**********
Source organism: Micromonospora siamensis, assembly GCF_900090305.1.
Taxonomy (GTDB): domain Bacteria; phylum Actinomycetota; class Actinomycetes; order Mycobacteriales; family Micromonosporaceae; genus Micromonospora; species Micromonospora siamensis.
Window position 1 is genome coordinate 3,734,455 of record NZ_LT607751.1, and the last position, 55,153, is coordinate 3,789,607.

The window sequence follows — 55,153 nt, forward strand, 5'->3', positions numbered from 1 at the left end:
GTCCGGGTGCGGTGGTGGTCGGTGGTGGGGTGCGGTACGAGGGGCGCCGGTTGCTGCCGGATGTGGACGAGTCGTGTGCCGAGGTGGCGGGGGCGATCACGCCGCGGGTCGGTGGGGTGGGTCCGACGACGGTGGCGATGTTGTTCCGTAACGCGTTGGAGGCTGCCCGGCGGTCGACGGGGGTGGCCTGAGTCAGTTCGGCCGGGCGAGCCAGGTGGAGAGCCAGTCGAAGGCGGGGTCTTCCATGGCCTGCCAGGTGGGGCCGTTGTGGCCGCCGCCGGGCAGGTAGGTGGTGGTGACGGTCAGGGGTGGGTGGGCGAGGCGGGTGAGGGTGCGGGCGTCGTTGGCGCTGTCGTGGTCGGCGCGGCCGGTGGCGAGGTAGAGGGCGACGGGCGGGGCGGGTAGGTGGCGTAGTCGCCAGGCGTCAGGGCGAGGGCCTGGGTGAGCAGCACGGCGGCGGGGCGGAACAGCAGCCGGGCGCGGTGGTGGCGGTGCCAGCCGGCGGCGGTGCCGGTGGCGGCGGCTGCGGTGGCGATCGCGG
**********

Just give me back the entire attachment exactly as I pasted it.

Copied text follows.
Source organism: Micromonospora siamensis, assembly GCF_900090305.1.
Taxonomy (GTDB): domain Bacteria; phylum Actinomycetota; class Actinomycetes; order Mycobacteriales; family Micromonosporaceae; genus Micromonospora; species Micromonospora siamensis.
Window position 1 is genome coordinate 3,734,455 of record NZ_LT607751.1, and the last position, 55,153, is coordinate 3,789,607.

The window sequence follows — 55,153 nt, forward strand, 5'->3', positions numbered from 1 at the left end:
GTCCGGGTGCGGTGGTGGTCGGTGGTGGGGTGCGGTACGAGGGGCGCCGGTTGCTGCCGGATGTGGACGAGTCGTGTGCCGAGGTGGCGGGGGCGATCACGCCGCGGGTCGGTGGGGTGGGTCCGACGACGGTGGCGATGTTGTTCCGTAACGCGTTGGAGGCTGCCCGGCGGTCGACGGGGGTGGCCTGAGTCAGTTCGGCCGGGCGAGCCAGGTGGAGAGCCAGTCGAAGGCGGGGTCTTCCATGGCCTGCCAGGTGGGGCCGTTGTGGCCGCCGCCGGGCAGGTAGGTGGTGGTGACGGTCAGGGGTGGGTGGGCGAGGCGGGTGAGGGTGCGGGCGTCGTTGGCGCTGTCGTGGTCGGCGCGGCCGGTGGCGAGGTAGAGGGCGACGGGCGGGGCGGGTAGGTGGCGTAGTCGCCAGGCGTCAGGGCGAGGGCCTGGGTGAGCAGCACGGCGGCGGGGCGGAACAGCAGCCGGGCGCGGTGGTGGCGGTGCCAGCCGGCGGCGGTGCCGGTGGCGGCGGCTGCGGTGGCGATCGCGG